A number of studies have been carried out showing the people who are trained in mental health first aid showed improved knowledge, confidence, attitudes and helping behaviour. A meta-analysis of data from 15 evaluation studies concluded that mental health first aid training "increases participants' knowledge regarding mental health, decreases their negative attitudes, and increases supportive behaviours toward individuals with mental health problems"[6] There has also been research to develop international guidelines on the best strategies for mental health first aid.[7][8][9][10] Mental health first aid training has been included in the Substance Abuse and Mental Health Services Administration's (SAMHSA) National Registry of Evidence-based Programs and Practices.[11]

Mental Health First Aid in Australia[edit]

In Australia, Mental Health First Aid training is run by the not-for-profit charity Mental Health First Aid International (trading as Mental Health First Aid Australia). A range of training courses are offered:

  • Standard Mental Health First Aid is a 12-hour face-to-face course for adults to learn to assist other adults. Culturally adapted versions of this course are available for Chinese and Vietnamese Australians.[12][13] eLearning and blended versions of the Standard course have been tailored for a range of professional groups, including pharmacists, the legal profession, financial counsellors, medical students and nursing students.[14][15]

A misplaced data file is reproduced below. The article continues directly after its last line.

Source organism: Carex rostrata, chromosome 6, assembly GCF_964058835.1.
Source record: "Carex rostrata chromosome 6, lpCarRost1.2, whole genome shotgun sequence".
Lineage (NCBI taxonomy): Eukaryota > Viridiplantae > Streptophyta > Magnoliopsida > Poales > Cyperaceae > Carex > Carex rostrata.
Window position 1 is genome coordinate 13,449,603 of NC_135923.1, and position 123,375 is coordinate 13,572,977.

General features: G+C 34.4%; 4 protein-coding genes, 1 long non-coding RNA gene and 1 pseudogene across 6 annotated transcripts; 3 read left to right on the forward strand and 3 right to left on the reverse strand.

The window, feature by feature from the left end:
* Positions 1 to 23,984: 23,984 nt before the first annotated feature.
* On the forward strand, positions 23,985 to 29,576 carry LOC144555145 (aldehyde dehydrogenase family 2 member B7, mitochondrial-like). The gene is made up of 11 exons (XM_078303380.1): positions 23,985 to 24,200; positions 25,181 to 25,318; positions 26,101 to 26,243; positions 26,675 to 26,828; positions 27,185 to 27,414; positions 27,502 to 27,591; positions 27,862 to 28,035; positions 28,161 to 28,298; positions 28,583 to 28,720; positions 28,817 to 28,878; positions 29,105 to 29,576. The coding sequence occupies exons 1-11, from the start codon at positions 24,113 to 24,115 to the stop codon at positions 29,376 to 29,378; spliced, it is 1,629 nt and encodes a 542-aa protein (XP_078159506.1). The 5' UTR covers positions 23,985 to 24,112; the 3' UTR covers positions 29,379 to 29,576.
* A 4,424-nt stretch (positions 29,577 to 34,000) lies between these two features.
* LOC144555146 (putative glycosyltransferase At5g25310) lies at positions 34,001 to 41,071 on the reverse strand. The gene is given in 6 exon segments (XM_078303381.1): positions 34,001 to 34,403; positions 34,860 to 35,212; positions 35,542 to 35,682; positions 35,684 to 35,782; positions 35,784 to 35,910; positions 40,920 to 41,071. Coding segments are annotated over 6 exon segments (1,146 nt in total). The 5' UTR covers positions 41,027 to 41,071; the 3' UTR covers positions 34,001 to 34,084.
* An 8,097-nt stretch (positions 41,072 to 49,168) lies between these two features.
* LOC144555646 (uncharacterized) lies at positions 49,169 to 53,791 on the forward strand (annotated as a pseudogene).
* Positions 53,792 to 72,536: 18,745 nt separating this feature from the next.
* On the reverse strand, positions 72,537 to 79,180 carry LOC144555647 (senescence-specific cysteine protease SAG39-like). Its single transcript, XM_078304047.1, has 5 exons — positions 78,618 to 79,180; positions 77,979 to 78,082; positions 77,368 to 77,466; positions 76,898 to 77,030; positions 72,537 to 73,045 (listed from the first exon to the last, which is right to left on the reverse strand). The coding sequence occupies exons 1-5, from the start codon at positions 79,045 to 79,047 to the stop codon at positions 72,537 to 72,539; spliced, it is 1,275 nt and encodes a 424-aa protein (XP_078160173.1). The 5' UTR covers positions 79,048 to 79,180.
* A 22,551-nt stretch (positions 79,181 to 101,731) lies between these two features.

• Youth Mental Health First Aid is a 14-hour face-to-face course adults to learn to assist adolescents.[16]
  • Aboriginal and Torres Strait Islander Mental Health First Aid is a 14-hour face-to-face culturally-adapted course for adults to learn to assist Aboriginal and Torres Strait Islander adults.[17] It is run by Aboriginal or Torres Strait Islander instructors.
  • teen Mental Health First Aid is a 3.5-hour classroom-based course that teaches high school students in Years 10-12, how to provide mental health first aid to their friends.[18]

By 2015, Mental Health First Aid training had been received by over 350,000 people, which is more than 2% of the Australian adult population.[19]

Mental Health First Aid training programs in Australia have won a number of awards for excellence including:[20]

  • Gold Achievement Award 2007 - The Winner of the Mental Health Promotion Mental Illness Prevention Program or Project category at the The MHS Conference